Positioning Of The Head
I explained in my article Placement of Weight last month, different schools teach different techniques. The positioning of the head is just another example.
I see many of my students rotating, tilting, and inclining their heads and entire neckline during the barre work, often without realising it. It has been so engrained by their ballet teachers when they were young children or teenagers as part of their technique that they cannot “undo” it. As much as it may seem essential to the proper execution of ballet exercises, it very often disturbs the correct alignment of the student. How we place the head impacts the posture of our entire body; the spine, the placement of the pelvis, the rotation of the legs (the turn out) etc.
In Holistic Ballet we put great emphasis on creating a strong and healthy foundation during the barre work before we progress to work in the centre. The function of the head is to help to stabilise the body, which means holding the head/neck still helps us to connect to our core (to strengthen the deep abdominal and pelvic floor muscles) and to keep our spine upright. Since the neck is part of the spine, its position must be continuous with the alignment of the spine.
Unless you are a very accomplished dancer, tilting or inclining the head during a battement tendu to the back, for example, invites the pelvis to tilt as well, resulting in a rather unsightly alignment (see pictures below).
By practising how to keep our head balanced and straight at the barre, we learn to understand and feel its connection with the neck and spine below. Once that connection has been established, the subtly and expressiveness of the head position flows naturally through the spine as a result of this learned and ingrained alignment.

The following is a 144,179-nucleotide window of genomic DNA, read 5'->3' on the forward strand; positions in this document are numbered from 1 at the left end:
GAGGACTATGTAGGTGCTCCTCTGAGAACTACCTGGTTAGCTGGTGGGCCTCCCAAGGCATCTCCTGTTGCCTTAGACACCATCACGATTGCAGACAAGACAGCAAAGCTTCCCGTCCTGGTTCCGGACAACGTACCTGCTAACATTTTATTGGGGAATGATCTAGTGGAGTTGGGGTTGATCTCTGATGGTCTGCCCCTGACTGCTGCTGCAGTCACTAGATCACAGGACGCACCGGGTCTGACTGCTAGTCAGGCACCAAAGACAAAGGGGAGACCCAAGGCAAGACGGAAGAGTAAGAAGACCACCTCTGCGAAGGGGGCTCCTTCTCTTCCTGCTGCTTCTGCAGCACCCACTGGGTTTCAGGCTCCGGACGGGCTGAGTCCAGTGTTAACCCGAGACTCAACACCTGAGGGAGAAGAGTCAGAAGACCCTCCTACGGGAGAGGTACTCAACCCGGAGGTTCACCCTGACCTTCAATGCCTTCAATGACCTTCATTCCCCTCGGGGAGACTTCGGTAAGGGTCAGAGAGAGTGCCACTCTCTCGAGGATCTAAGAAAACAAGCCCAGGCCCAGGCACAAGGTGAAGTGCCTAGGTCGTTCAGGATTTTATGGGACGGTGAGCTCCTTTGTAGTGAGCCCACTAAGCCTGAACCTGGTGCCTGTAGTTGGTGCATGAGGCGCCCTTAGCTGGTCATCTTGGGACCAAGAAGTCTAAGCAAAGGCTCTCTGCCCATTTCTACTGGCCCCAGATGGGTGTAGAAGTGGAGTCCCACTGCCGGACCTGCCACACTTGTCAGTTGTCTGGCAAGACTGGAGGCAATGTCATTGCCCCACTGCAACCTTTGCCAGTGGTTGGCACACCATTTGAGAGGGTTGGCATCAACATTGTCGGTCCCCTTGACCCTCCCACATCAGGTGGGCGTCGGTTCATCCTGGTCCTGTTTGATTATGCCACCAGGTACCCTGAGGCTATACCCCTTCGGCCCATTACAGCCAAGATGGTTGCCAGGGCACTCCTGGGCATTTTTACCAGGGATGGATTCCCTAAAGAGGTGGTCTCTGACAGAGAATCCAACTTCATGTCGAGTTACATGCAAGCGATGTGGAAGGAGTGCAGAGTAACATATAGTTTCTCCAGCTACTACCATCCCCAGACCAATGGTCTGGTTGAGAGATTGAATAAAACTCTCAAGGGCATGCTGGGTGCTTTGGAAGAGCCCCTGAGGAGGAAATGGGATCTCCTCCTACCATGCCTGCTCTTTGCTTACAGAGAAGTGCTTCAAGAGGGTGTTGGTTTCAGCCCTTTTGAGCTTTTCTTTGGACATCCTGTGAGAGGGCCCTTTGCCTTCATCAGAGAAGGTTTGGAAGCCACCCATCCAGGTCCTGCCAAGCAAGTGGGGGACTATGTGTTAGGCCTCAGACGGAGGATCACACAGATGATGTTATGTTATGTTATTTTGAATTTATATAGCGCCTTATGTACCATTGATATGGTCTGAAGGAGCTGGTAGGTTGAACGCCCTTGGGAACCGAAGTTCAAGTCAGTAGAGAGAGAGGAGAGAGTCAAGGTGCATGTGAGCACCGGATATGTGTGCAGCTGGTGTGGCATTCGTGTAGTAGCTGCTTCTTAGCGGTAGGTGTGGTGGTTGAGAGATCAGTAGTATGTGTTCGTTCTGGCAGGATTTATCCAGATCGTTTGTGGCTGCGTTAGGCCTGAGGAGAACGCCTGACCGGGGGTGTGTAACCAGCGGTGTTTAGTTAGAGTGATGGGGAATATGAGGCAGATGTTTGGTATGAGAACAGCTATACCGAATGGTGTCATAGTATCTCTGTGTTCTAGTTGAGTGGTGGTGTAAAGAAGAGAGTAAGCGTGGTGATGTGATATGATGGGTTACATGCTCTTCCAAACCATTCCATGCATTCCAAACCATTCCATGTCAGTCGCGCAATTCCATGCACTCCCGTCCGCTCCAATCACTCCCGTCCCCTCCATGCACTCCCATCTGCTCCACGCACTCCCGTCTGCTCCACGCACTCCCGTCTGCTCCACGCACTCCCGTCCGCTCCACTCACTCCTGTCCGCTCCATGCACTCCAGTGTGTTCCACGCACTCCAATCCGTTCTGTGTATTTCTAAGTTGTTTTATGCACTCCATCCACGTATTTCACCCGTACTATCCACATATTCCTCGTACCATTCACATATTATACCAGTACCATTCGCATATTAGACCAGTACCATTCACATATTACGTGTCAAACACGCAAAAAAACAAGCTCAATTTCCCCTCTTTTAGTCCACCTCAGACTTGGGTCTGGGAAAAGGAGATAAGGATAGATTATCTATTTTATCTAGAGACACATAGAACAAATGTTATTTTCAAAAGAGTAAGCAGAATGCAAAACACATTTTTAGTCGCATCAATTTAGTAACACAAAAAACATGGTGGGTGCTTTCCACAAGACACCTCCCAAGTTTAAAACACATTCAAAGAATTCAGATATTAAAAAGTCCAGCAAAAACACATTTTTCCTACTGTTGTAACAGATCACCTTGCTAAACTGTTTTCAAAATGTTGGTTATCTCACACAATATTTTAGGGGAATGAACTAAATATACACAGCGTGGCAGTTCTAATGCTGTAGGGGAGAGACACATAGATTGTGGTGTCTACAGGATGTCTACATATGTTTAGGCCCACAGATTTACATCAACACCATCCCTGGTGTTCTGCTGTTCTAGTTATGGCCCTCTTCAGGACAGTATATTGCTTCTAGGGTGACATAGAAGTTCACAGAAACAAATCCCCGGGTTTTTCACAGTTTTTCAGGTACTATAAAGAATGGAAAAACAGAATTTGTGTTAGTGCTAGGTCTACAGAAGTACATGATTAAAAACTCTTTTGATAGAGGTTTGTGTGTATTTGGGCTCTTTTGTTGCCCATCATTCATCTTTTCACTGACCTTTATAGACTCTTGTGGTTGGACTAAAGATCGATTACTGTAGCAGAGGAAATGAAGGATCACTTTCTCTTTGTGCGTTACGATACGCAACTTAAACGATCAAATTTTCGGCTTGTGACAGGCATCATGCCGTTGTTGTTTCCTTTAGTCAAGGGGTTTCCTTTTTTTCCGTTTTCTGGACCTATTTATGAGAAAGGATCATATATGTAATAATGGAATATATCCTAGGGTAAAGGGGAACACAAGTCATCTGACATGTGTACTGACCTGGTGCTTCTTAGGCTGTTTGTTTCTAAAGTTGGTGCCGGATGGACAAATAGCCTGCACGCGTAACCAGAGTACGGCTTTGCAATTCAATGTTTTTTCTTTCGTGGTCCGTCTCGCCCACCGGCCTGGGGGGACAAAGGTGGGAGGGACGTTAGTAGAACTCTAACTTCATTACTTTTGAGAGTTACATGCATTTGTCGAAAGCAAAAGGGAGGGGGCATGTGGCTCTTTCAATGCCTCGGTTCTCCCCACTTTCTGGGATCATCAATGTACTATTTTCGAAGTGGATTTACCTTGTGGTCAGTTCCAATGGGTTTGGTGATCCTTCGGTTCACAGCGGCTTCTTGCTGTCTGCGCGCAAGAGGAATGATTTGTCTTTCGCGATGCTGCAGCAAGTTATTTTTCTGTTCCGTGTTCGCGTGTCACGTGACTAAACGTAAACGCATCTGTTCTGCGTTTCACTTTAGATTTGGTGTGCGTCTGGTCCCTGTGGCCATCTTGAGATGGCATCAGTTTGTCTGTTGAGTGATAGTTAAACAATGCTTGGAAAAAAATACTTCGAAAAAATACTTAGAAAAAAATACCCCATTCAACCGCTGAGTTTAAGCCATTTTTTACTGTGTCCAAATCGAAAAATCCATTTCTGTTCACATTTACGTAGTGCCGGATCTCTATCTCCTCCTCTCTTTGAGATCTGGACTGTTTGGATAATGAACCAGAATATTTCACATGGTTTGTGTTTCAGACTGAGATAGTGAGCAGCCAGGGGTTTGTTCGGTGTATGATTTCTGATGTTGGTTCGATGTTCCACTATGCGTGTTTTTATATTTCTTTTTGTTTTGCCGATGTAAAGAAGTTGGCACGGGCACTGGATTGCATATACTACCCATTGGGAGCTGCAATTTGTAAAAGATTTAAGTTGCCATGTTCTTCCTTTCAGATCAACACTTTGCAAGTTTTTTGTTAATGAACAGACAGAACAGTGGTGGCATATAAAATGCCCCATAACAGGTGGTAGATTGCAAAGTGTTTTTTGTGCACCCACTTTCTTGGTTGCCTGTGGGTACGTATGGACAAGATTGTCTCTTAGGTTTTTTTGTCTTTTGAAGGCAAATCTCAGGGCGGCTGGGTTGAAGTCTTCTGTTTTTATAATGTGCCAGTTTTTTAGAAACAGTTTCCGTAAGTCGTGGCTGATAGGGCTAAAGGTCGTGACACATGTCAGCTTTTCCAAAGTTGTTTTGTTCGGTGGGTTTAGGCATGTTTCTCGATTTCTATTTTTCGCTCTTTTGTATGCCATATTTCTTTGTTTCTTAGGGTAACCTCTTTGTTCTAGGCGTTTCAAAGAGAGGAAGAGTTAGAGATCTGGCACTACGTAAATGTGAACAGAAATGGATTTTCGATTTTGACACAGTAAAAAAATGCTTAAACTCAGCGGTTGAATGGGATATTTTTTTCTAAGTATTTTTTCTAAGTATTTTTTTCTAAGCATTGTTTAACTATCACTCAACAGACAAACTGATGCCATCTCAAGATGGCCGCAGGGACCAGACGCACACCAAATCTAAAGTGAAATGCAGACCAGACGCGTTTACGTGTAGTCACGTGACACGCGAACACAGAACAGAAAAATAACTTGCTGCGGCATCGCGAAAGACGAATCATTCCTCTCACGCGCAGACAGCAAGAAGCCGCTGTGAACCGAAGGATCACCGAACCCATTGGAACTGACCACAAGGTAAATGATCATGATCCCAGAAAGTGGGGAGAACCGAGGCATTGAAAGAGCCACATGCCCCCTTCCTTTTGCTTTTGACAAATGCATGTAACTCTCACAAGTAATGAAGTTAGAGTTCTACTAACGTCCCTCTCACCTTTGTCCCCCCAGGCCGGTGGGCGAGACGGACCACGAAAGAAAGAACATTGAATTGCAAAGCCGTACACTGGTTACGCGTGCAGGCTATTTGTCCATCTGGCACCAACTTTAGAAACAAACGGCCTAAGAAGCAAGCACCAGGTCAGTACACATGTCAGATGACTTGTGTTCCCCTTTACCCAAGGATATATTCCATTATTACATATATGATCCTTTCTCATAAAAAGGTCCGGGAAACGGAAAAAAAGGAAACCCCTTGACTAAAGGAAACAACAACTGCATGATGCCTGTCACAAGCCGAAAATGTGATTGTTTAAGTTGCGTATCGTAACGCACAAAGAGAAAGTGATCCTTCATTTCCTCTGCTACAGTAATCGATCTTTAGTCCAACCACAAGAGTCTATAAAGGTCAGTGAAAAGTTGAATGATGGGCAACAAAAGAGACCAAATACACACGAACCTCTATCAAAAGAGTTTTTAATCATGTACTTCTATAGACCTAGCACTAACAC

battement tendu with aligned head, neck, and pelvis
battement tendu with misaligned head, neck, and pelvis
The moment we start to work in épaulement in the centre where we spiral the spine, the head (and neck) will either continue or oppose the movement of the spine, i.e. in battement tendu back you can look over either shoulder. Further, the awareness of an elongated straight neck is also crucial for turning. Often students throw themselves off balance or become dizzy because they turn their heads in an angle or their head wobbles whilst turning.
It should be mentioned that the Russian school teaches a rotation of the head with no tilt involved. This does not disturb the alignment of the spine. However, as always with these scenarios, few people are flexible enough to do this. Trying to place the chin directly over the shoulder whilst keeping the ears level when you have an average range of neck motion is no easy achievement. I can remember girls in my ballet school being screamed at because they simply could not manage to do it.
In Holistic Ballet, we approach barre work in the purest and simplest manner by concentrating inwardly without any personal inflexion or mannerism. You must first understand the functioning of your body in order to know where your strengths and weaknesses lie before you can add style and personality.
As my teacher Renato Paroni once said: 'You have to shower before you put on the perfume'.